Men Are From Crampon, Women Are From Talon

Shaker Audrey sends from France this advertisement for Sex and the City 2:

[If you can't view the image, it's a movie poster featuring a picture of a disembodied female leg from mid-shin down, the foot clad in a stiletto heel, underneath which is being crushed a soccer ball. Above the image are the words "Talons vs. Crampons," which translates in context to "High Heels vs. Cleats."]

Audrey writes (which I am sharing with her permission):
I saw the ad enclosed on my way to work this morning. The headline reads "High heels vs Cleats".

The rhetoric of the "war of the sexes" is very strong nowadays, with the World Cup. You can't turn on the TV without either watching a match or a "comedian" explaining how he had to gag / send away / lock away his wife for a month, so that he could watch his beloved football (har har har!).
There's not a shit ton of this in the US right now, but only because soccer isn't the obsession in the States (yet) that it is pretty much everywhere else in the world.

There has, however, been some pretty obnoxiously sexist commentary during the broadcasts, perhaps none so infuriating as the repeatedly intoned assertion leading up to Saturday's match between England the US that there has never been as eagerly anticipated match "in the history of US soccer." A history which includes both World Cup wins by the US women's soccer team, including their win in 1999, when the US was hosting and the entire country was going wild for that team of women, whom Sports Illustrated made their '99 Sportspeople of the Year.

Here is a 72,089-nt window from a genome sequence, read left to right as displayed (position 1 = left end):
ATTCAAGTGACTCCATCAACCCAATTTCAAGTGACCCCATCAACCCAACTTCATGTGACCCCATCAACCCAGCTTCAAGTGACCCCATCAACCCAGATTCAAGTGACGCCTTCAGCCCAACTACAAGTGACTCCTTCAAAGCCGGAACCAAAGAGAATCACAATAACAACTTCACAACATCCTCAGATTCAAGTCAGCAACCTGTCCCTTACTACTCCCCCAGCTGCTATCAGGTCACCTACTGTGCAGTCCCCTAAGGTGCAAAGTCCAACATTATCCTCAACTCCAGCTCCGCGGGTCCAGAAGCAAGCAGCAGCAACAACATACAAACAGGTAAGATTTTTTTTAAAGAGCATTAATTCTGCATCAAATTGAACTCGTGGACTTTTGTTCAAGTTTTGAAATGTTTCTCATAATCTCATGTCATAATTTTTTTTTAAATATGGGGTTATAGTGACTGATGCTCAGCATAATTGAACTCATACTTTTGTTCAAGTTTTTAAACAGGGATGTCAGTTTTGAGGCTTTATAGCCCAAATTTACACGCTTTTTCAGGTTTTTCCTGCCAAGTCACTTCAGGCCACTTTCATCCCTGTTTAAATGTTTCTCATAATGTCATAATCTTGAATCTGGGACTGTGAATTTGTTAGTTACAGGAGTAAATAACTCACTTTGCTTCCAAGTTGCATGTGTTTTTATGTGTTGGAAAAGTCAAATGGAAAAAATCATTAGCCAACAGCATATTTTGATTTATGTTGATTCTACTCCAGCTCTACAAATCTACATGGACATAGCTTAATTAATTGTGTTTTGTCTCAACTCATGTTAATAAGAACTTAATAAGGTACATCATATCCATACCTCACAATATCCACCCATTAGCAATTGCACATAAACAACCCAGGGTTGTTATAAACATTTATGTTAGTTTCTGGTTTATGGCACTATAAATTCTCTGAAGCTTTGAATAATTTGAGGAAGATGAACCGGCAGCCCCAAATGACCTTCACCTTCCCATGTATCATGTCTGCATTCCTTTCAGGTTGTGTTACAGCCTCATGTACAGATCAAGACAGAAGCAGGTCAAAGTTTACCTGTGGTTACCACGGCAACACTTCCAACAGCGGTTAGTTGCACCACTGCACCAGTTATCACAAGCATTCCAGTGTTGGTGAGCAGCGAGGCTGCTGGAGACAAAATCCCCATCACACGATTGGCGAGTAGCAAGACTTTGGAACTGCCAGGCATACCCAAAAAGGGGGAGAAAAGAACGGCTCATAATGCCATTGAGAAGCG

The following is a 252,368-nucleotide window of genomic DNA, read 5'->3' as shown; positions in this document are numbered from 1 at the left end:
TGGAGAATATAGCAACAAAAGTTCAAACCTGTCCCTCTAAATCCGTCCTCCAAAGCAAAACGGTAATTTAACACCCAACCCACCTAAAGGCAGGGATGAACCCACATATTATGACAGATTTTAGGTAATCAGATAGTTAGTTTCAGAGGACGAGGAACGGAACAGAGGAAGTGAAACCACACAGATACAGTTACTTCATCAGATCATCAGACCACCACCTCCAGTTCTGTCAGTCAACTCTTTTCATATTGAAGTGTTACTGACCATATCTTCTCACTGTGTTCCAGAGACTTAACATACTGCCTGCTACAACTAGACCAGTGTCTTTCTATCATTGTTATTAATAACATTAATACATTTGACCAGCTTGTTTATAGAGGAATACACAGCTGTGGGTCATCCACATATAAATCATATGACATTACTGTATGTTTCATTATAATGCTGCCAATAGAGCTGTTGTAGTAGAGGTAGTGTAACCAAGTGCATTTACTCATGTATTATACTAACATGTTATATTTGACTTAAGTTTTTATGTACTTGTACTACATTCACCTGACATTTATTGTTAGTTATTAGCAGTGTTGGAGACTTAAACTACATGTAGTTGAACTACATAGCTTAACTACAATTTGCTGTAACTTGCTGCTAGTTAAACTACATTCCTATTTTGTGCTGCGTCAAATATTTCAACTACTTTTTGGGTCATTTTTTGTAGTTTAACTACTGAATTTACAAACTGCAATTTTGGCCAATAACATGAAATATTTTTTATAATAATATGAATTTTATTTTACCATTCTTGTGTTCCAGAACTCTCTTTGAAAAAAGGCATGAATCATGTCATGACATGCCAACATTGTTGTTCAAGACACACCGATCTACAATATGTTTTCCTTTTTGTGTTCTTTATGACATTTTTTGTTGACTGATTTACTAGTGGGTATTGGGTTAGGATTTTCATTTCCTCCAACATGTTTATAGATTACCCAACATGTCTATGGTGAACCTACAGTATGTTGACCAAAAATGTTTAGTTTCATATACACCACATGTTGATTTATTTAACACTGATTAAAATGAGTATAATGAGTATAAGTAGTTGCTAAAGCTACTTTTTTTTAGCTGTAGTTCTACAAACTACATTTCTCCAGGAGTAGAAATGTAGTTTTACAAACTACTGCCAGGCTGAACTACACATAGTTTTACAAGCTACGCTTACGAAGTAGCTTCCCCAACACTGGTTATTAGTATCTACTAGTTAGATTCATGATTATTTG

And then there has been the discussion of notable US soccer players, which has not contained a single mention of any of those women, not even Mia Hamm, despite the fact that she is the most well-known US national team soccer player of all time, and probably the most popular female soccer player in the world. She is the only female athlete after whom I've ever heard a male friend actively petition to name his daughter.

She's a big fucking deal. But she doesn't warrant a mention at the Men's World Cup.

Oh, excuse me. The World Cup.

One of Iain's male friends recently had a daughter, and has been asking Iain a lot of questions about soccer during the World Cup. When Iain expressed being pleased that he was getting into soccer, his friend said (approximately), "Well, my daughter's not going to play football, and she's not going to play hockey, and she's not going to play baseball, although she might play softball, but she might play soccer. So I want to learn the game." Blub.

It's thrilling to know that there is a young generation of USian men who view soccer as a sport they can play with their daughters, in which there is institutional and organizational support for girls in the sport, from the youngest peewee leagues. That's due in no small part to the success of the US women's soccer team, which has already won two World Cups.

Something the US announcers seem to have forgotten.

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